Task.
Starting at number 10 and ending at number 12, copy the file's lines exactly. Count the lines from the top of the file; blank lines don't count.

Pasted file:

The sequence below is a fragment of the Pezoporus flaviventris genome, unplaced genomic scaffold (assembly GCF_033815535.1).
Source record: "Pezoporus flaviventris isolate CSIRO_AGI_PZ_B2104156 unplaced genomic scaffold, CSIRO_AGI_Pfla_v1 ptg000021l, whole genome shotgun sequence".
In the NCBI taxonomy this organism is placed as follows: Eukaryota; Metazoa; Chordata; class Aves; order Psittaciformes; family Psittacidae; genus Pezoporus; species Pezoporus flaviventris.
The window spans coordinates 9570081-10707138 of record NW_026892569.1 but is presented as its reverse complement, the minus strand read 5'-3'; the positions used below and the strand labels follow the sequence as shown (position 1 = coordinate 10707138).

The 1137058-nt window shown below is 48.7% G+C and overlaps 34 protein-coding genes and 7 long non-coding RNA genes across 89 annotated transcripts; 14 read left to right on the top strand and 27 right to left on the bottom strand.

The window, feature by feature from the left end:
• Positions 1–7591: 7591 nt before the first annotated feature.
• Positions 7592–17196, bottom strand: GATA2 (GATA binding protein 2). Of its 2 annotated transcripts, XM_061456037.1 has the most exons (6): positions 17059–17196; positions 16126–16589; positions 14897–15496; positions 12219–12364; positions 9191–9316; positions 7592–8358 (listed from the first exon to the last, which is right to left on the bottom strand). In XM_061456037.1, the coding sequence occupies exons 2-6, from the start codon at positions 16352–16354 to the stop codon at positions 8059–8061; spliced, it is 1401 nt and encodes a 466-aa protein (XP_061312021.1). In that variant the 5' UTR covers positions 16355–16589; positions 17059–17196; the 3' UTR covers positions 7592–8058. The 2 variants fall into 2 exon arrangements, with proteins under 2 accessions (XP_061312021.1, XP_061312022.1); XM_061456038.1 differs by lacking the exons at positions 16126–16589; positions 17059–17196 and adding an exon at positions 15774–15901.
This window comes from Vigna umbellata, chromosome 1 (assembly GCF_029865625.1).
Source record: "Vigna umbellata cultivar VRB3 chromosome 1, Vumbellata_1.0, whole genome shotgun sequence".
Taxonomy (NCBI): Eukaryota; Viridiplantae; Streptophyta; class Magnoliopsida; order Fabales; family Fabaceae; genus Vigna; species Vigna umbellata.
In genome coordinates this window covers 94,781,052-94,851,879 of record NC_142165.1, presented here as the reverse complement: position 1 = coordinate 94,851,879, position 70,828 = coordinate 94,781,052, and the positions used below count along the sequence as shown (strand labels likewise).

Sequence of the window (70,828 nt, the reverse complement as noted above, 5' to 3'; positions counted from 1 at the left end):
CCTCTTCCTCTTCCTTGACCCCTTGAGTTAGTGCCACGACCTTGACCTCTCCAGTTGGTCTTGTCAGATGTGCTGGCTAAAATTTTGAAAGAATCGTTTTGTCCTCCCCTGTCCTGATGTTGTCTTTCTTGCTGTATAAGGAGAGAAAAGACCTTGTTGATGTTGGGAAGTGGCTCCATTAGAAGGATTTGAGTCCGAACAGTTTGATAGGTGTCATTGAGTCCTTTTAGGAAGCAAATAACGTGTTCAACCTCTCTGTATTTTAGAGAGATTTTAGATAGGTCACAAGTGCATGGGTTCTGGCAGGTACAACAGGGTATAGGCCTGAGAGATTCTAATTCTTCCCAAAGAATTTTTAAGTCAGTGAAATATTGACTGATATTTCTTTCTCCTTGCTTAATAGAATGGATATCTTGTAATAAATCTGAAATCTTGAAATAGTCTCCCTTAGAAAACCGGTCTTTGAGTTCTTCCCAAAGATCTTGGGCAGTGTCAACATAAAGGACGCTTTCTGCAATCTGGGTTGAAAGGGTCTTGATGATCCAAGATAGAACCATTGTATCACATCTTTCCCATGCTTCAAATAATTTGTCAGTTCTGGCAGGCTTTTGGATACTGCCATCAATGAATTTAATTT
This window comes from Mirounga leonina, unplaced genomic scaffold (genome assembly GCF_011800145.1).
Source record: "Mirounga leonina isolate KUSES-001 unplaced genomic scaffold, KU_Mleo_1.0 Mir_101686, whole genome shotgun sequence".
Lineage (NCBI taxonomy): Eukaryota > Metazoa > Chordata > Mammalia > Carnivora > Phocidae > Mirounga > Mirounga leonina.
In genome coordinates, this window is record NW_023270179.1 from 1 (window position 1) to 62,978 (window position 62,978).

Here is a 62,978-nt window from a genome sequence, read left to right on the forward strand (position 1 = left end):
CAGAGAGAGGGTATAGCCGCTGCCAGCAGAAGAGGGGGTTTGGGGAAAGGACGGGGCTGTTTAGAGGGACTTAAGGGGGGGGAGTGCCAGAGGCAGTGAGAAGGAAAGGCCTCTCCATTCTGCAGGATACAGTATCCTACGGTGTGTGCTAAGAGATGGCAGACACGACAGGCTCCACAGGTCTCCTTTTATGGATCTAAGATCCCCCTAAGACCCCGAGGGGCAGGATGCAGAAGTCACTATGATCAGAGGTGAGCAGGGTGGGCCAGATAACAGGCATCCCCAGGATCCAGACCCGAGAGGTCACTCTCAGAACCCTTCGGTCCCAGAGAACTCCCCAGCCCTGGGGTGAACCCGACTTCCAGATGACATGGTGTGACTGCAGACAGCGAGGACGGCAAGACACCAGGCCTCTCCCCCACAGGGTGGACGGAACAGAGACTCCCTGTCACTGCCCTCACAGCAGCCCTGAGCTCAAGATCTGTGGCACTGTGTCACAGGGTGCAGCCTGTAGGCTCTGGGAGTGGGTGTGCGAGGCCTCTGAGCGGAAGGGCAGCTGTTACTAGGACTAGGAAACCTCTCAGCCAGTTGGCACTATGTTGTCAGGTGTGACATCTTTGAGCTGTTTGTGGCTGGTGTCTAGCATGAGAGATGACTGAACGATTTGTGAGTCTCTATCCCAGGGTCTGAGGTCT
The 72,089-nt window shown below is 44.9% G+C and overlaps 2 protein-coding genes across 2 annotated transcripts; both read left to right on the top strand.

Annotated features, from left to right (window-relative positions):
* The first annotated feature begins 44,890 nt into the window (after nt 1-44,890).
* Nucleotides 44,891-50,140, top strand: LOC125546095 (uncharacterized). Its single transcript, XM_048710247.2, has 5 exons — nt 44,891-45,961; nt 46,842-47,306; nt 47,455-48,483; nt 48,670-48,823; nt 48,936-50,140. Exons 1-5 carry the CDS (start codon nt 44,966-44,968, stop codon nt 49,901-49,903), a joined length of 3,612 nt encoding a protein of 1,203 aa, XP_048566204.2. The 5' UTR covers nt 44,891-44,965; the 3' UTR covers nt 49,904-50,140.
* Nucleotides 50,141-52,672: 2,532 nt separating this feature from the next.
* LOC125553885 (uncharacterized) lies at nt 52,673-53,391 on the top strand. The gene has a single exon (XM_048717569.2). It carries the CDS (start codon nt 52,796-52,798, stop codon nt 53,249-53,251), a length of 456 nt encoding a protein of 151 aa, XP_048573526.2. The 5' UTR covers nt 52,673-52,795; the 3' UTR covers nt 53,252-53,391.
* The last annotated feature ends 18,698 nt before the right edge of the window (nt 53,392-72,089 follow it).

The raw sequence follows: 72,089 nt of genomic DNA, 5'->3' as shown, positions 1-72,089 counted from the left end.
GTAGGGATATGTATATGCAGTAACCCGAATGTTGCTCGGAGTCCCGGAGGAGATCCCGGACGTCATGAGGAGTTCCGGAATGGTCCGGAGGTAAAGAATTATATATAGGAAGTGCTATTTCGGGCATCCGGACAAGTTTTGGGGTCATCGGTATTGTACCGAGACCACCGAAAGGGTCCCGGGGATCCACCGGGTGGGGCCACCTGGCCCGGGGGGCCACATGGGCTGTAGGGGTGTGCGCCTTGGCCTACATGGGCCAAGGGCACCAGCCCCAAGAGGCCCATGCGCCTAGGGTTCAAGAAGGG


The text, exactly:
Source record: "Vigna umbellata cultivar VRB3 chromosome 1, Vumbellata_1.0, whole genome shotgun sequence".
Taxonomy (NCBI): Eukaryota; Viridiplantae; Streptophyta; class Magnoliopsida; order Fabales; family Fabaceae; genus Vigna; species Vigna umbellata.
In genome coordinates this window covers 94,781,052-94,851,879 of record NC_142165.1, presented here as the reverse complement: position 1 = coordinate 94,851,879, position 70,828 = coordinate 94,781,052, and the positions used below count along the sequence as shown (strand labels likewise).